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I thought your question was inappropriate for StackOverflow, while quite appropriate for ivorytower.com.

The fact that you find it necessary to first explain what the question meant, and the fact that you assume a lack of familiarity with Computer Science theory, pretty much proves to me what I thought when I voted to close - you're in the wrong place.

The Community (that's us, BTW) decides what's appropriate on StackOverflow. You're only one member of that Community, and you don't get to decide it should be open - the Community does, and will reopen your question when it feels like it, if ever.

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ivorytower.com seems to be an invite only site. I re-explained the question because people were misunderstanding it - some like the two answerers, quite significantly. I think the explanation I gave here is clearer (as you would expect it to be now that I am aware of the misunderstandings people make) and so I do plan to update the original question as soon as I can. –  Casebash Mar 20 '10 at 8:28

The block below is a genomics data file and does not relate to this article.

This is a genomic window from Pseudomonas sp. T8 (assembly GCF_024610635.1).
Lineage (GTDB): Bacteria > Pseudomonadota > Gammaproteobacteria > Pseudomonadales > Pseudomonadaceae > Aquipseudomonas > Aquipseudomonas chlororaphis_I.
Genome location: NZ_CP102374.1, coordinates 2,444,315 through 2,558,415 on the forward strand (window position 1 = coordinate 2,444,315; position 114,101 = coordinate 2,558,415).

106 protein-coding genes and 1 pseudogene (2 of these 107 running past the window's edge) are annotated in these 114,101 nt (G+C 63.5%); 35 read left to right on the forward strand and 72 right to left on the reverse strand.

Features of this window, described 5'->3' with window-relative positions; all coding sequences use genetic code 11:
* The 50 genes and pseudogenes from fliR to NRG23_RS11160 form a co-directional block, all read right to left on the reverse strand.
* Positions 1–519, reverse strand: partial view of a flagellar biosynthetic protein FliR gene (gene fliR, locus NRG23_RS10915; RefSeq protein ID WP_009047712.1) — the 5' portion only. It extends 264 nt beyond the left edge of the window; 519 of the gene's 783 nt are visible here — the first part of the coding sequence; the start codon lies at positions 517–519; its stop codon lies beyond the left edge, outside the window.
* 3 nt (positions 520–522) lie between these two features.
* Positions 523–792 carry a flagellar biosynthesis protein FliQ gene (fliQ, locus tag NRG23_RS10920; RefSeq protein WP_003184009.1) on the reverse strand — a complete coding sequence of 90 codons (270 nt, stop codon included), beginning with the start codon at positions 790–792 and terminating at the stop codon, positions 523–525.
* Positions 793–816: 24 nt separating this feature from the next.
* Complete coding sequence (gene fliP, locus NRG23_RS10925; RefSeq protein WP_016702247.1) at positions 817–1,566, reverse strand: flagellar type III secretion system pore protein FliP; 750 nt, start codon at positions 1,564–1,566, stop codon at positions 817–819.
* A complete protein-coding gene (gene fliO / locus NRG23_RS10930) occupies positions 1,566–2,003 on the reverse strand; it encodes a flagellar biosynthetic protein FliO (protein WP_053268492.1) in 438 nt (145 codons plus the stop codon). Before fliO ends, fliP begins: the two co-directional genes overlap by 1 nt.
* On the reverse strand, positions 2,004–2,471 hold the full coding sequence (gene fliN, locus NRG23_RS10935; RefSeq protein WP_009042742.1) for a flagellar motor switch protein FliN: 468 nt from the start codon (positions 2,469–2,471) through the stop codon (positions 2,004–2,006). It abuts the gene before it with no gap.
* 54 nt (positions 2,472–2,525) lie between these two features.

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Also, I fully agree that the community gets to decide what is appropriate. By posting this question I am simply appealing to the community to correct a mistake - this seems to be accepted practice on meta. I don't understand why you thought it necessary to say that "I don't get to decide" - I know this –  Casebash Mar 20 '10 at 8:30
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@Casebash: I should have put "ivorytower.com" in quotes. I didn't mean any real site. My statement "you don't get to decide" was a reaction to your "So, can I get my question reopened?". I read it that you were more ordering us to open it than asking. –  John Saunders Mar 20 '10 at 10:05